info 06.5.06

Here Was New York

We don't mean to pick on the NY Times…well, actually we do a little, to make a point.

Exhibit A: It was in late April when their architecture critic Nicolai Ouroussoff took on urban activist and writer Jane Jacobs. Waiting until she died to do that struck as cowardly, and his tone was thoroughly patronizing. What Ouroussoff wanted to make us understand was that in the Jacobs v. Moses dialectic, we should remember how much Moses did for New York (did to New York, is how some of us see it). Ouroussoff put his fingers on the scale on behalf of a top-down, patriarchal civic structure for the city. Now that takes moxie!

Exhibit B: John Tierney's column published this Saturday, called "Delusions of the Rich and Rent-Controlled," is of a piece with the Ouroussoff article, since Tierney takes up the cause of the city's beleaguered landlords by setting up a meretricious argument: Because Nora Ephron lived in a rent-regulated apartment at the Apthorp, paying $1,500 a month for an eight-room apartment on the UWS, Tierney writes, "No matter how much you love your rent-stabilized apartment, no matter how smug you feel bragging to your friends about your deal, in your heart you know it's not fair you're paying so little. It's like buying stolen goods: you can revel in the low price, but you know it comes at someone else's expense."

A self-described 'recovering rentocrat,' Tierney makes no distinction between Ephron's situation and the broader benefits of rent regulation. Let's stipulate as a basic issue of fairness that people of means should not be the beneficiary of the New York's rent regulation system. (And, in fact, Ephron lost her rent protection when her income exceeded a set amount). But that's a very narrow lens through which to view New York's rent regulation system.

Just because some people benefit unfairly from it, and because that aspect is unfair to landlords, it's not the logical conclusion (at least not to some of us) that, as Tierney implies but does not state, that the city would be better off without such regulation. If you're a free-market absolutist, then the market alone should dictate how the city evolves.

But the result would be a Manhattan that is no longer a magnet but a centrifuge. Manhattan would be recast as a rough-edge-free playground for the wealthy, with everybody else out of the pool and into the other boroughs. That's already the trend, even with rent regulations — but removing the controls would accelerate the process. Just yesterday, (Exhibit C), an article in the Times' Real Estate section reported that "there are plenty of one-bedrooms renting for $1,000 to about $1,150, and they are better than decent." The trouble is, as the article lightly noted, that these are not in Manhattan. "No, they aren't on every street corner in Manhattan…" this article chirped.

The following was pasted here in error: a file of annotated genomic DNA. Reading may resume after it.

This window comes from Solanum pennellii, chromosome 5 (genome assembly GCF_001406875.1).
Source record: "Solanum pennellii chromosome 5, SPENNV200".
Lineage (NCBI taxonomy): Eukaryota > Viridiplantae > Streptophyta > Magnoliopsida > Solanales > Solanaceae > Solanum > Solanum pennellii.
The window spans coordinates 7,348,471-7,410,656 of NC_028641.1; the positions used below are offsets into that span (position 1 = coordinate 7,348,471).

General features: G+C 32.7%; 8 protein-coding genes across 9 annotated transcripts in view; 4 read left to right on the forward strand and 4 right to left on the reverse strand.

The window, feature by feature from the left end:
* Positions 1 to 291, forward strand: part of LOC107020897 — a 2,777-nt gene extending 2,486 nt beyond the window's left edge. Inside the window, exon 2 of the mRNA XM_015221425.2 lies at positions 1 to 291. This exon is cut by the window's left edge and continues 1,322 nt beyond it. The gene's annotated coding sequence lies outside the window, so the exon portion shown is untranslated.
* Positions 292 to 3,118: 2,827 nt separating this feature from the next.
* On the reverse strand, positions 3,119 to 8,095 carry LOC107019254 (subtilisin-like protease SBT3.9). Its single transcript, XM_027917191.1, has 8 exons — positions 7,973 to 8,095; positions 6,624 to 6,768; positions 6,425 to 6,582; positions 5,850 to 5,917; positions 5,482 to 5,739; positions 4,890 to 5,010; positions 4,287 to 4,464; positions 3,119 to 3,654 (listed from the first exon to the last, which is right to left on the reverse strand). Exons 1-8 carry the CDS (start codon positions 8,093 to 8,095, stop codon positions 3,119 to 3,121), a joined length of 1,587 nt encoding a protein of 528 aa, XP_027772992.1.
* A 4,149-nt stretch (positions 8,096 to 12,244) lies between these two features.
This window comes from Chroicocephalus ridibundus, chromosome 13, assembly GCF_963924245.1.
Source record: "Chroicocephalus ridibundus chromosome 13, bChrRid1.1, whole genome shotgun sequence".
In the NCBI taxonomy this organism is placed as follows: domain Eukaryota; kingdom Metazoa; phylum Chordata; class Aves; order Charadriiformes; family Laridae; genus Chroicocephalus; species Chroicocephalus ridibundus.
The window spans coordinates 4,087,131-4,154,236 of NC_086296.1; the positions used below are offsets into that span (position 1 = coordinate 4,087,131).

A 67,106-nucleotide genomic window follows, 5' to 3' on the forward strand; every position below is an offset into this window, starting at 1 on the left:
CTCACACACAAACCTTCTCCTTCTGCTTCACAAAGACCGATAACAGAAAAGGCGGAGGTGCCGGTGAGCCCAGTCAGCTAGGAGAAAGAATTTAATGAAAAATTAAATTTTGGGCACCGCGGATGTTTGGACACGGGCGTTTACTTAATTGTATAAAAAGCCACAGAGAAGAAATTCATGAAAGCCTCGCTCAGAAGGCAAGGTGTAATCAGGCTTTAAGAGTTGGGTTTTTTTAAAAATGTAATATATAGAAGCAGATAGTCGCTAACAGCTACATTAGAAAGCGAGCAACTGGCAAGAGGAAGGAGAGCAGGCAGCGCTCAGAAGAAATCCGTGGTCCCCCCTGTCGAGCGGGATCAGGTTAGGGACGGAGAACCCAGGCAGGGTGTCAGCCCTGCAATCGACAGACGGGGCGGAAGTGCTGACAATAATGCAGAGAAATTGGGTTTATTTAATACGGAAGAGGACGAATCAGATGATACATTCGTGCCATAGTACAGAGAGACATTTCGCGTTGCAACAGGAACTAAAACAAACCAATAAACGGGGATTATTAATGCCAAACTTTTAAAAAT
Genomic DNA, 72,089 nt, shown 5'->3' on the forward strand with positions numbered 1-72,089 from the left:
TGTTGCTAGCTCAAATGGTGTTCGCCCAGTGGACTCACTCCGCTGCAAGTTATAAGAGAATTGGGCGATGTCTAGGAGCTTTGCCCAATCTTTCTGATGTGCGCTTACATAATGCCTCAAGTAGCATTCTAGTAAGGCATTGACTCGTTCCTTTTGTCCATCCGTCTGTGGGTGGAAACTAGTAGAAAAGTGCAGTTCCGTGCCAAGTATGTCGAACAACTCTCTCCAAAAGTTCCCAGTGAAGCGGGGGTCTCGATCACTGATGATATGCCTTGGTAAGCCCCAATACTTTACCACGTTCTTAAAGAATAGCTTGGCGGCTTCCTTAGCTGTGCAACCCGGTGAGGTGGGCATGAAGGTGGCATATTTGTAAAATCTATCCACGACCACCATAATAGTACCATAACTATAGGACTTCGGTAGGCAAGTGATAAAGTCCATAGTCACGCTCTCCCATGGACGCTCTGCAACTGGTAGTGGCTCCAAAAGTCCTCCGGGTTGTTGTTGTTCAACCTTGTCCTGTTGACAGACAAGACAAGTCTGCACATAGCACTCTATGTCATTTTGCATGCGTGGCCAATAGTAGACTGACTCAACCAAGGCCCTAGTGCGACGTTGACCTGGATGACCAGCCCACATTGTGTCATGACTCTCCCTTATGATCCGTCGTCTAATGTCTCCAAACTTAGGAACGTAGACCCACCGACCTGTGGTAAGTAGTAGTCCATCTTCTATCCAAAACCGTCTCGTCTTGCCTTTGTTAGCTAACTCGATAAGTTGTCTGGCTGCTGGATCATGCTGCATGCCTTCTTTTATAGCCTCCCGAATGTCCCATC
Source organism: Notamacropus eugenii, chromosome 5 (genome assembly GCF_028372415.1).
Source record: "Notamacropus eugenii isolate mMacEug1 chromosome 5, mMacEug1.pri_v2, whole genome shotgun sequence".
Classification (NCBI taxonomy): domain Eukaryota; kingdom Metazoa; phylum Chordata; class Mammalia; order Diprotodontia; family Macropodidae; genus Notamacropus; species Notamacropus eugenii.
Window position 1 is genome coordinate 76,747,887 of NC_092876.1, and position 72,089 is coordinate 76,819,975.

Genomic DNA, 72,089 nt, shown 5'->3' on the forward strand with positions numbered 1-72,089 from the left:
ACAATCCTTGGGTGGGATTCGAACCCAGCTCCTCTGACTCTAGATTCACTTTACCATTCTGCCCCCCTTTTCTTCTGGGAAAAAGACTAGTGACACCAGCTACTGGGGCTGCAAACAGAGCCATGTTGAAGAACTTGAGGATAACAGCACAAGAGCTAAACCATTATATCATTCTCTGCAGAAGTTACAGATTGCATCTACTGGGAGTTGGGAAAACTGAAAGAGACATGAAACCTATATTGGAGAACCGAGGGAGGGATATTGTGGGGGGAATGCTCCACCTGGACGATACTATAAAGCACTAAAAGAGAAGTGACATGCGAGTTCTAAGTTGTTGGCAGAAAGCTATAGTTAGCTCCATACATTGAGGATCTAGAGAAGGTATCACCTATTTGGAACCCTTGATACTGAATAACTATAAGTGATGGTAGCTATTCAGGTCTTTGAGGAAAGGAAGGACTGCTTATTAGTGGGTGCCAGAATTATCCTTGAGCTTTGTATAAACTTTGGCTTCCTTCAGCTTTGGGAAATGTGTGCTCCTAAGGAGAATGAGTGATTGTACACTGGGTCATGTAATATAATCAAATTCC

We'd be interested in hearing from any reader who has rented, or who knows someone who has rented, a better-than-decent one-bedroom apartment for $1,000 on any street corner in Manhattan in, say, a decade. All you have to do is browse the real estate ads and you know how misleading this is — studio apartments in Manhattan are $1,500 and up. On the website Natefind, we found a total of three 1BR apartments currently listed for $1,200 or less in Manhattan. The Times' own listings show 153, but closer examination reveals that a substantial number are sublets, some are stabilized, and virtually all of them are in the upper reaches of the island. Nothing wrong with that, but for those who work and play in midtown or downtown, Brooklyn and Queens may be equally or more attractive alternatives.

The argument that deregulating all Manhattan apartments would lead to a boom in new housing, including middle-income apartments, defies any shred of common sense, at least about real estate in New York. But we're not writing a defense of rent regulation, per se. It's really about where the city is going before it's too far gone.

Some people might consider a Manhattan composed entirely of the rich as their version of fantasy island. Our version of Manhattan, though, is something closer to the New York we found when we got here: rich, poor, black, white, young, old, multi-national, gay, straight, artists, suits, not just end-users of a service economy, but those who provide the service, too. It may be a construct of this city that's freshness dated, the idea that an astonishing mix of people work, play, and live in Manhattan. If one morning we morph into the Brooklyn User's Guide, you'll understand why.
Seen, Heard
Mayor Bloomberg, looking very dapper, dining with girlfriend Diana Taylor last week at Rain on the UWS. The kitchen, under the charmingly-named Gypsy Gifford, is better than ever…Last night, Manoel Felciano rocked the house at Joe's Pub. As we've written, this guy is clearly a star on the rise. In the audience, Oskar Eustis, the theater's new artistic director. Is the Public going to develop a show for Felciano? They should…We hear Wagamama, the popular Asian noodle bar chain from the U.K., is heading this way.


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